Local Police and Firefighters Earn Praise for Saving Man’s Life

Several Revere Police Officers and Firefighters are being singled out this week for a miraculous lifesaving effort on Broadway last Wednesday afternoon, May 15th, on a young man who was in the clutches of death from a heroin overdose.

The scene unfolded about 1 p.m. in the middle of the street in full view of dozens of witnesses and several people taking video of the unbelievable resuscitation of the man who had turned completely blue and appeared to be dead to all but the first responders.

The sad part about it, officials said, is that they often treat such death-saving grabs from heroin overdoses multiple times a week – just not usually in such a public place with so many witnesses.

“This was actually normal for us,” said Fire Chief Gene Doherty, who noted that firefighters administered two shots of NARCAN to the 24-year-old man as he lay on the street. “This was a big save and was particularly big because the police officers and firefighters worked together on it so seamlessly. A lot of people were impressed with what they saw, but we do this all the time, unfortunately.”

Gilman Brewer of Calumet Street was the first witness on the scene and actually called 9-1-1.

He said he was coming out of the bank when the car in front of him tried to make a U-turn on Broadway just after Mountain Avenue. The car stopped, he said, and what unfolded was chaos.

“A guy got out and was screaming to me about where the nearest hospital was and that his friend was dying,” said Brewer. “The girl in the car was yelling that her brother was dead and they needed help at a hospital. The kid was all purple and his lips were blue. I told them they would never make it to the hospital and I called 9-1-1. As I was on the phone, I saw a cop in front of the Moose Lodge and yelled for him to come over. He got on his walkie-talkie. The next thing I knew cops had pulled up all over and they pulled the kid out of the car. Then another cop pulls up and comes out with a mouthpiece and they start giving him CPR. I told them to forget about it, the kid was dead, but they wouldn’t stop.”

Doherty said the three police officers involved were Jim Rose, Greg Tammaro and Sgt. Kevin Colannino, and at first they thought that Brewer was signaling them to help with a motor vehicle accident.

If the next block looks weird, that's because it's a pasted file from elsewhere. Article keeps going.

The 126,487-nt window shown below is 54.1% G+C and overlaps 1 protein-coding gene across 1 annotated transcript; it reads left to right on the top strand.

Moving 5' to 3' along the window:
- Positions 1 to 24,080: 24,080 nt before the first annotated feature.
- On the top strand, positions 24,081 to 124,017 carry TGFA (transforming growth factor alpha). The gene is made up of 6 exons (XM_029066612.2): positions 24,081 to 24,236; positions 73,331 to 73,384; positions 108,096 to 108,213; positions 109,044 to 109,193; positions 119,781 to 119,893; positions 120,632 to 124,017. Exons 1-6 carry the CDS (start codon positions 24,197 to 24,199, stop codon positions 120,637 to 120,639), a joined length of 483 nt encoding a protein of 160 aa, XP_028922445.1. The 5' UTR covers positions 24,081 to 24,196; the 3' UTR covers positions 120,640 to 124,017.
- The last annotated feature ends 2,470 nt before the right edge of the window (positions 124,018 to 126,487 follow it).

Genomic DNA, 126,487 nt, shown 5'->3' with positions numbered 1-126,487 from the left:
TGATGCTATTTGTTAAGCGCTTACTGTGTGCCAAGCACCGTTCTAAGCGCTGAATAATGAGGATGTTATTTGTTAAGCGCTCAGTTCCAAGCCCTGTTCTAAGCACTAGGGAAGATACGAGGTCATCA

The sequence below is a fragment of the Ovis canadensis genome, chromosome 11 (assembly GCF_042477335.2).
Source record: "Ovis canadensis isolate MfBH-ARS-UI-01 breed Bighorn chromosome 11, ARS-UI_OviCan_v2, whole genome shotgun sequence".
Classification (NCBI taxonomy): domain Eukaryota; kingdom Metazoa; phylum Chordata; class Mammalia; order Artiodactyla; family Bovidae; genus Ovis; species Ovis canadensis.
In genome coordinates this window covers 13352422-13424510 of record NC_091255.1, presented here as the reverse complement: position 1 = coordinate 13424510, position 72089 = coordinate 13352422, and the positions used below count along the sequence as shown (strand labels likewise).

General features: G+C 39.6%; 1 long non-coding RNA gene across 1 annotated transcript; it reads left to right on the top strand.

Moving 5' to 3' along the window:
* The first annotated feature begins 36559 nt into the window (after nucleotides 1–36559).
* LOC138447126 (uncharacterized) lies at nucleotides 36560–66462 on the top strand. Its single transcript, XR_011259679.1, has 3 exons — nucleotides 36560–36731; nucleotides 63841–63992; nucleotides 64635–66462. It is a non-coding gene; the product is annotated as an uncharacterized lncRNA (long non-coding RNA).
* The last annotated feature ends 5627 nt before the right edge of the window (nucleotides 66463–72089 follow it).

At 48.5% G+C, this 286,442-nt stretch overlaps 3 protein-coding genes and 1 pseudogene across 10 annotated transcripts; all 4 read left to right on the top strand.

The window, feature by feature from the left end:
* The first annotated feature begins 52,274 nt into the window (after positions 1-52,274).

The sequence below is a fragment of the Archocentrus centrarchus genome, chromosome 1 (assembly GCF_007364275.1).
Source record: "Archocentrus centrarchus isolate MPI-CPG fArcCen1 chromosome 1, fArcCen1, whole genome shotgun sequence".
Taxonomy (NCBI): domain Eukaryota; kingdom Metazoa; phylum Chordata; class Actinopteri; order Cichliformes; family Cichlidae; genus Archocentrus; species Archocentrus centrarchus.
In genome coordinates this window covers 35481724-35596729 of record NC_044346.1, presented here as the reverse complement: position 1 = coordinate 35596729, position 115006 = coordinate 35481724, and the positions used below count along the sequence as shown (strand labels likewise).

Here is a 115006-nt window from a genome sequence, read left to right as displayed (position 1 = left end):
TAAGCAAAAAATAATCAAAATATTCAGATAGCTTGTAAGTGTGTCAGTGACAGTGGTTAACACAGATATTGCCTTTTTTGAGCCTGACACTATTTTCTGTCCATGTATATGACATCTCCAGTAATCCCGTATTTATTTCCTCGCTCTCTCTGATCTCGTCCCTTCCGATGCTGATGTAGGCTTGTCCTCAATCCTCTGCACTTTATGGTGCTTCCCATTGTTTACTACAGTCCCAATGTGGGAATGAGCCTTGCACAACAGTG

Once they encountered the young man, they quickly determined he was in arrest from the drug overdose and needed CPR.

Doherty confirmed that Ladder 2 arrived on scene with Acting Lt. DiCarlo and Firefighters Petrilli and Carifio – who initiated oxygen therapy and administered nasal NARCAN to bring the young man back from the edge of death.

He did survive and came to within about 15 minutes of the 9-1-1 call from Brewer, and was transported to the hospital by ambulance.

“This was a perfect example of our police and firefighters doing their job in an expeditious and professional manner and clearly made a difference in this young man’s life,” he said. “Without the officers quickly determining the need for CPR and the firefighters administering the oxygen and NARCAN, this would have more than likely been a tragic circumstance – especially in the timeframe involved with all this occurring in under four minutes, which is the critical time to lessen brain damage. This is actually a normal ‘doing the job’ as our members do every day, but it is nice to actually see this on video and hear bystanders cheering them on as they saw the victim was revived.”

Mayor Dan Rizzo gave the firefighters and police officers a big kudos, but also tempered that with a warning about the opioid problems in the area.

“Great job to all involved,” he said in an e-mail. “I have taken the liberty of [informing] the Winnisimmet Regional Opioid Collaborative (WROC) to demonstrate that while the work to save the life of this young man was clearly remarkable, the need for addressing this terrible problem of opioid abuse and dependency is critical.”

Doherty said the witness video would be sent to the state Department of Public Health to reinforce the NARCAN program that started in Revere and is now spreading across the state.

Brewer added that he was proud of Revere’s Police and Fire Departments.

“They were so fast and worked so hard and knew just what to do and that’s what brought him back,” said Brewer. “The took that kid back from death. I was totally shocked. It’s amazing what they did because he was dead. They could have just said, ‘He’s dead,’ and moved on, but they didn’t. They kept it up and were confident they could bring him back. I was so proud of the Revere Police Department.”

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